Turning an idea into a thriving business requires a vast investment of time, money, energy, care, and devotion. Your business is the sum total of months of preparation, perspiration, and determination. You want it to do well. More than that, you crave your startup will take off. You need it to.
There is no reason it shouldn’t. You can avoid falling into many of the startup traps by learning from the failures of others. Here are the six most common mistakes startups make, complete with information on how to avoid them.
Just under half of all startups fail because they start a business before they have clearly identified a market for the product or service. If there is no market, there will be no demand and no sales. Before you pour your time and money into your business idea, ensure there is a market for your product or service and identify your potential customers that will benefit from it.
Not Investing in Marketing Early
Nearly half of all small businesses do not have a website, despite the web being the main way consumers find products or services. In the twenty-first century, if your business does not have a website, consumers will not find it.
Gone are the days of ‘build it and they will come’. Marketing is essential for building brand awareness and getting your product out to the masses. Marketing is often overlooked when businesses are starting out. There is a myriad of initial expenses that are all competing for limited funds. But it pays to save some cash for marketing and drumming up interest and anticipation for your launch.
Doing Too Much
New business owners often try to take on too much of the workload. It is understandable. Your startup is your baby. It sat incubating in your brain for months and now, as you deliver it to the world, you want to make sure everything is perfect and provide it with the best start to its business life.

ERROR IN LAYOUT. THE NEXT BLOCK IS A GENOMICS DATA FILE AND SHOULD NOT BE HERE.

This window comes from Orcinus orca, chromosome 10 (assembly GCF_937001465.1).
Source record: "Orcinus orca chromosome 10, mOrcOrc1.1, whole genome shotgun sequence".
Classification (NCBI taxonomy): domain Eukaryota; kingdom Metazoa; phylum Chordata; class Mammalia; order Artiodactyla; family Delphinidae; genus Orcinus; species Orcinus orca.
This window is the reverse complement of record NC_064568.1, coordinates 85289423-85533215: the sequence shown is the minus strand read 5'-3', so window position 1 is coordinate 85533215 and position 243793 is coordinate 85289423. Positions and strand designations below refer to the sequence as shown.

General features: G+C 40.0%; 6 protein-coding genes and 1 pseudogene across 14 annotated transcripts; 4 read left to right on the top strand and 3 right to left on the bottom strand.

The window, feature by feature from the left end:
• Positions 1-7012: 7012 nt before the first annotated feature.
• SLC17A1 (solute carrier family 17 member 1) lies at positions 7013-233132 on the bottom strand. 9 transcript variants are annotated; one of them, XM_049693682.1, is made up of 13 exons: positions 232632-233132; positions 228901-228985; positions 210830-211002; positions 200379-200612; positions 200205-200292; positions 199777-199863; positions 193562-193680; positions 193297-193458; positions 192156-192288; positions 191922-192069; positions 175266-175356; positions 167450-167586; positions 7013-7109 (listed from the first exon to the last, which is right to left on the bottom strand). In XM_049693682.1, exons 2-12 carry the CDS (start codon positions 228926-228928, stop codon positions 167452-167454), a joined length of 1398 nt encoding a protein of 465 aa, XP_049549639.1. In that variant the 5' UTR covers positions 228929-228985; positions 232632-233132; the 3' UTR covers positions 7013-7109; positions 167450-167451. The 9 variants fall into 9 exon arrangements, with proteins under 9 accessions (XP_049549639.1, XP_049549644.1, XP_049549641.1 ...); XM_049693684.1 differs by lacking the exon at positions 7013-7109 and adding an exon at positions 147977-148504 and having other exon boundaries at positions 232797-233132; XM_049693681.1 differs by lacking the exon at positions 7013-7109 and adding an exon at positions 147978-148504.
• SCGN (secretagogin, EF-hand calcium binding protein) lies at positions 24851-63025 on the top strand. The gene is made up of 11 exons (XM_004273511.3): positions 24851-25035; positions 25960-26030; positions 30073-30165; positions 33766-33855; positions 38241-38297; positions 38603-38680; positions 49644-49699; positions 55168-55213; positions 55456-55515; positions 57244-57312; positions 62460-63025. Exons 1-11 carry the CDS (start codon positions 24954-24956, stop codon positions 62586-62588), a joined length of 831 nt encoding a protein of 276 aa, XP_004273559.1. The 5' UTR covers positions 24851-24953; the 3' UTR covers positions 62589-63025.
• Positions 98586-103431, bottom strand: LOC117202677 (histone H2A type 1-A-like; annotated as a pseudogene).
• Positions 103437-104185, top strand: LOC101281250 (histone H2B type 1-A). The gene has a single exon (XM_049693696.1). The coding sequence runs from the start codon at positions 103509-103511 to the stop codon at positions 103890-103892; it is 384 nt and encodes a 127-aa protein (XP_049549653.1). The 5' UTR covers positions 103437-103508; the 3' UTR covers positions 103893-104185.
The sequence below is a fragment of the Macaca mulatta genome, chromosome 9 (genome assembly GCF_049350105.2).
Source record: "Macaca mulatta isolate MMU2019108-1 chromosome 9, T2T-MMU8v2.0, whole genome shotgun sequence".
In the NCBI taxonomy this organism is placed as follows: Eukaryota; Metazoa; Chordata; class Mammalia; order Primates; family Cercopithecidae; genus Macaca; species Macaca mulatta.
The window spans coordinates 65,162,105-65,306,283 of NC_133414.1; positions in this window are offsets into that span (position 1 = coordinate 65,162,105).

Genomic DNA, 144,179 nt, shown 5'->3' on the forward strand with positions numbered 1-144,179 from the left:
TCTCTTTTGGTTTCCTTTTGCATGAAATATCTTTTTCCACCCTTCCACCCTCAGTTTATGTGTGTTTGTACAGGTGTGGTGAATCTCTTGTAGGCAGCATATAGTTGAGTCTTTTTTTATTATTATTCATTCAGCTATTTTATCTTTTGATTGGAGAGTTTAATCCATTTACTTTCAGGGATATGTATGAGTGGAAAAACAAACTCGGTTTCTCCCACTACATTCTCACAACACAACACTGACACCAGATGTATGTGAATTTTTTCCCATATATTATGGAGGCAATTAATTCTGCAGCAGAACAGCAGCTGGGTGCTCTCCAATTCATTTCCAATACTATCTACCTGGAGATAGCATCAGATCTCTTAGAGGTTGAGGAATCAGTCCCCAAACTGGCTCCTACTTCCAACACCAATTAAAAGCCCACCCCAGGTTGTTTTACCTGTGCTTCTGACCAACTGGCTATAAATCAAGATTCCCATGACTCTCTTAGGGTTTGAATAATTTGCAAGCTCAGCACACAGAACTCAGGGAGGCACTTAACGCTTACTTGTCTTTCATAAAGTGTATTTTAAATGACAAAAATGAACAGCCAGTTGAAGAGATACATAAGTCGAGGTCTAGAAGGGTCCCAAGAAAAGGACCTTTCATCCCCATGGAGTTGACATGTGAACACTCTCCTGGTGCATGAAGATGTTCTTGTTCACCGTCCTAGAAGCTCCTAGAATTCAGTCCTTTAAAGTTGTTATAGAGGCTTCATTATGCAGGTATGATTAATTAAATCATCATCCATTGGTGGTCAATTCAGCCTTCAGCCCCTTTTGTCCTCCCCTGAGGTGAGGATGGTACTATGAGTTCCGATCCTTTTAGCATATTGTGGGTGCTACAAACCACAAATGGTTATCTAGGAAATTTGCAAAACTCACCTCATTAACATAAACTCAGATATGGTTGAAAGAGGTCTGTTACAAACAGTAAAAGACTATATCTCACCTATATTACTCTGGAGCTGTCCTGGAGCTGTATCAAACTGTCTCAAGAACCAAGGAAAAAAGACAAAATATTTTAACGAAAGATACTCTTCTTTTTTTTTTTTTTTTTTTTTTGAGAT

But giving it the best start means delegating. There will be some tasks that others can do better than you. The key is identifying those tasks and offloading them to other people. To stay on top of all the tasks your employees and contractors are working on, check out the cool features of this scheduling software.
Going with the Wrong Investors
Many startup founders rush into bed with investors. You should be eager to snap up outside capital, but money isn’t everything. If your investor is going to meddle in your business’s affairs and restrict your freedom to run the company as you see fit, you need to be sure you are getting expert input and value from their investment.
No Written Contracts
When those early customers come trickling in, the excitement builds, and it can be tempting to jump straight to work. However, if a disagreement over the services provided develops at a later date, untangling the responsibilities of each party without a written contract is difficult and legal troubles come with a hefty price tag.
It pays to take the time to hash out a written contract, with clear indications of what is expected of both parties, before any work is undertaken. There are plenty of online resources available that offer contract templates for a wide variety of services and industries.
Once you launch and your product or service take off, you will need to hire more employees. It might be tempting to rush the hiring process in order to scale up quickly. But taking on too many workers too soon can backfire for a number of reasons.
Firstly, many entrepreneurs hire full-time workers when they really need part-time workers, crippling themselves with large staff overheads. Another common mistake when hiring is to pay too much attention to credentials. Your worker may have impressive qualifications and work experience, but if they are not the right fit for the company’s culture and values, they can do your brand more harm than good.
Avoid the common traps and give your startup the best possible start by learning from the failure of others. Keep these six problems in mind as you expand, and you will put your startup on the path to success.